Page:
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abstract = "Background: Alcohol dependence tends to aggregate within families. We analyzed data from the family collection of the Collaborative Study on the Genetics of Alcoholism to quantify familial aggregation using several different criterion sets. We also assessed the aggregation of other psychiatric disorders in the same sample to identify areas of possible shared genetic vulnerability. Design: Age-corrected lifetime morbid risk was estimated in adult first-degree relatives of affected probands and control subjects for selected disorders. Diagnostic data were gathered by semistructured interview (the Semi-Structured Assessment for the Genetics of Alcoholism), family history, and medical records. Rates of illness were corrected by validating interview and family history reports against senior clinicians' all sources best estimate diagnoses. Sex, ethnicity, comorbidity, cohort effects, and site of ascertainment were also taken into account. Results: Including data from 8296 relatives of alcoholic probands and 1654 controls, we report lifetime risk rates of 28.8{\%} and 14.4{\%} for DSM-IV alcohol dependence in relatives of probands and controls, respectively; respective rates were 37.0{\%} and 20.5{\%} for the less stringent DSM-III-R alcohol dependence, 20.9{\%} and 9.7{\%} for any DSM-III-R diagnosis of nonalcohol nonnicotine substance dependence, and 8.1{\%} and 5.2{\%} for antisocial personality disorder. Rates of specific substance dependence were markedly increased in relatives of alcohol-dependent probands for cocaine, marijuana, opiates, sedatives, stimulants, and tobacco. Aggregation was also seen for panic disorder, obsessive-compulsive disorder, posttraumatic stress disorder, and major depression. Conclusions: The risk of alcohol dependence in relatives of probands compared with controls is increased about 2-fold. The aggregation of antisocial personality disorder, drug dependence, anxiety disorders, and mood disorders suggests common mechanisms for these disorders and alcohol dependence within some families. These data suggest new phenotypes for molecular genetic studies and alternative strategies for studying the heterogeneity of alcohol dependence.",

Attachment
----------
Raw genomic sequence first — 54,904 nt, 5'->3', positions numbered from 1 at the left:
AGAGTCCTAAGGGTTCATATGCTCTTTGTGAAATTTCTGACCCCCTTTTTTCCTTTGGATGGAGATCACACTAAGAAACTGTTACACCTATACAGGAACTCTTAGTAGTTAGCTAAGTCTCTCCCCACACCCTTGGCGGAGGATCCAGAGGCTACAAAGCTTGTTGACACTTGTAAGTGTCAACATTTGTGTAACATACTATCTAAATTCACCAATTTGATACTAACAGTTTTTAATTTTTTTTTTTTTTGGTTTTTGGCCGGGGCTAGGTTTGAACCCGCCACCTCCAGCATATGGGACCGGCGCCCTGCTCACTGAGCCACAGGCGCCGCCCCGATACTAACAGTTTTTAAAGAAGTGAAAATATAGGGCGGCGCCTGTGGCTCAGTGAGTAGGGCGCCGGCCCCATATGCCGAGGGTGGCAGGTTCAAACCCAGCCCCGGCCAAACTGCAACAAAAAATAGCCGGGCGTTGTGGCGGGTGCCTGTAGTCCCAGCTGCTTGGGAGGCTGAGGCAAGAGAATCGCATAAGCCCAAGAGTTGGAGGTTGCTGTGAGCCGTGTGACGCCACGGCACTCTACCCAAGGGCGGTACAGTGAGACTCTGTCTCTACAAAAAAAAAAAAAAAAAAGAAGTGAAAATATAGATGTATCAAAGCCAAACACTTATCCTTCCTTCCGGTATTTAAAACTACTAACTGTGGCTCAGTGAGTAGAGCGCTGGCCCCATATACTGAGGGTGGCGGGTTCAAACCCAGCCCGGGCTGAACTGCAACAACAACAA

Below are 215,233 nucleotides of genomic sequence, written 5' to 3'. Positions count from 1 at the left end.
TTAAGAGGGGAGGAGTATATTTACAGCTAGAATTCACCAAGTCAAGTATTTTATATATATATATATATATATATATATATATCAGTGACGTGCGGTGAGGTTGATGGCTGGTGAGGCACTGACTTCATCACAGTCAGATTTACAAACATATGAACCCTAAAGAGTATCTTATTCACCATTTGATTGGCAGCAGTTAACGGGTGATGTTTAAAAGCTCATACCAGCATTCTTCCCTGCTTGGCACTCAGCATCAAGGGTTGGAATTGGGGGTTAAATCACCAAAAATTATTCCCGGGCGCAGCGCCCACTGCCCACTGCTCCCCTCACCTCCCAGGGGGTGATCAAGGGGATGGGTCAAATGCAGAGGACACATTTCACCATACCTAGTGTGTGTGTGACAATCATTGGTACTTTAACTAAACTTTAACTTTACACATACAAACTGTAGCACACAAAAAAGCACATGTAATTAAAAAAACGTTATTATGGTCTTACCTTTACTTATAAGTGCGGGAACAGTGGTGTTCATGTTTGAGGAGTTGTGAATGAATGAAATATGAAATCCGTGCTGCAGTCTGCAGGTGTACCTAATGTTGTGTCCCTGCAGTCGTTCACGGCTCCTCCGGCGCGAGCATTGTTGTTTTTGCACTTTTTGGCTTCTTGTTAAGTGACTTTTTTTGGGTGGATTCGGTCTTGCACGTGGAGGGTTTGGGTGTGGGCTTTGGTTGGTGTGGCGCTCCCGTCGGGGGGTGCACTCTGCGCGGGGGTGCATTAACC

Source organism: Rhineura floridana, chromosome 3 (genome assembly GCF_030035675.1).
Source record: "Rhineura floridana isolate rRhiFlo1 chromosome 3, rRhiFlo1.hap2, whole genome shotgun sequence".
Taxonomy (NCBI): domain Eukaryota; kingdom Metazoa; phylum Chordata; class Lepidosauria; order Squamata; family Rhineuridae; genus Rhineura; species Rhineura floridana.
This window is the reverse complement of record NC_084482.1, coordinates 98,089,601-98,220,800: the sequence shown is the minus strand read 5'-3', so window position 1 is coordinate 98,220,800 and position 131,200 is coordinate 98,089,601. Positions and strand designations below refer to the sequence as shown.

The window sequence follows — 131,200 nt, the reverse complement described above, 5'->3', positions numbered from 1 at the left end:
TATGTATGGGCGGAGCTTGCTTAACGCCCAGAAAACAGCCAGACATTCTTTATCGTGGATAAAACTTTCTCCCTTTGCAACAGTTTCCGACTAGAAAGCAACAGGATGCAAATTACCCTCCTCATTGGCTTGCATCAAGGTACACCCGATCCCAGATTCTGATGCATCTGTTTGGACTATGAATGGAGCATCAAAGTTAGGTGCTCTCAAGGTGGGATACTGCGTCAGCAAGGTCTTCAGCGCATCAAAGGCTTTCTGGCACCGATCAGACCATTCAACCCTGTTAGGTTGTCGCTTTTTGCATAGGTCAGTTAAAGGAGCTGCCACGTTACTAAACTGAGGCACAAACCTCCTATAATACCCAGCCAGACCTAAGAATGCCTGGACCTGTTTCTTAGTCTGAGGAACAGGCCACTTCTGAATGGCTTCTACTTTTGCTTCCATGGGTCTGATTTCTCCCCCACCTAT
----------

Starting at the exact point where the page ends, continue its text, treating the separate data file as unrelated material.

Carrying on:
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AU - Wiegand, Ryan

AU - Bucholz, Kathleen

AU - O'Connor, Sean

AU - Meyer, Eric T.

AU - Reich, Theodore

AU - Rice, John

AU - Schuckit, Marc

AU - King, Lucy

AU - Petti, Theodore

AU - Bierut, Laura

AU - Hinrichs, Anthony L.

AU - Kuperman, Samuel

AU - Hesselbrock, Victor

AU - Porjesz, Bernice

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N2 - Background: Alcohol dependence tends to aggregate within families. We analyzed data from the family collection of the Collaborative Study on the Genetics of Alcoholism to quantify familial aggregation using several different criterion sets. We also assessed the aggregation of other psychiatric disorders in the same sample to identify areas of possible shared genetic vulnerability. Design: Age-corrected lifetime morbid risk was estimated in adult first-degree relatives of affected probands and control subjects for selected disorders. Diagnostic data were gathered by semistructured interview (the Semi-Structured Assessment for the Genetics of Alcoholism), family history, and medical records. Rates of illness were corrected by validating interview and family history reports against senior clinicians' all sources best estimate diagnoses. Sex, ethnicity, comorbidity, cohort effects, and site of ascertainment were also taken into account. Results: Including data from 8296 relatives of alcoholic probands and 1654 controls, we report lifetime risk rates of 28.8% and 14.4% for DSM-IV alcohol dependence in relatives of probands and controls, respectively; respective rates were 37.0% and 20.5% for the less stringent DSM-III-R alcohol dependence, 20.9% and 9.7% for any DSM-III-R diagnosis of nonalcohol nonnicotine substance dependence, and 8.1% and 5.2% for antisocial personality disorder. Rates of specific substance dependence were markedly increased in relatives of alcohol-dependent probands for cocaine, marijuana, opiates, sedatives, stimulants, and tobacco. Aggregation was also seen for panic disorder, obsessive-compulsive disorder, posttraumatic stress disorder, and major depression. Conclusions: The risk of alcohol dependence in relatives of probands compared with controls is increased about 2-fold. The aggregation of antisocial personality disorder, drug dependence, anxiety disorders, and mood disorders suggests common mechanisms for these disorders and alcohol dependence within some families. These data suggest new phenotypes for molecular genetic studies and alternative strategies for studying the heterogeneity of alcohol dependence.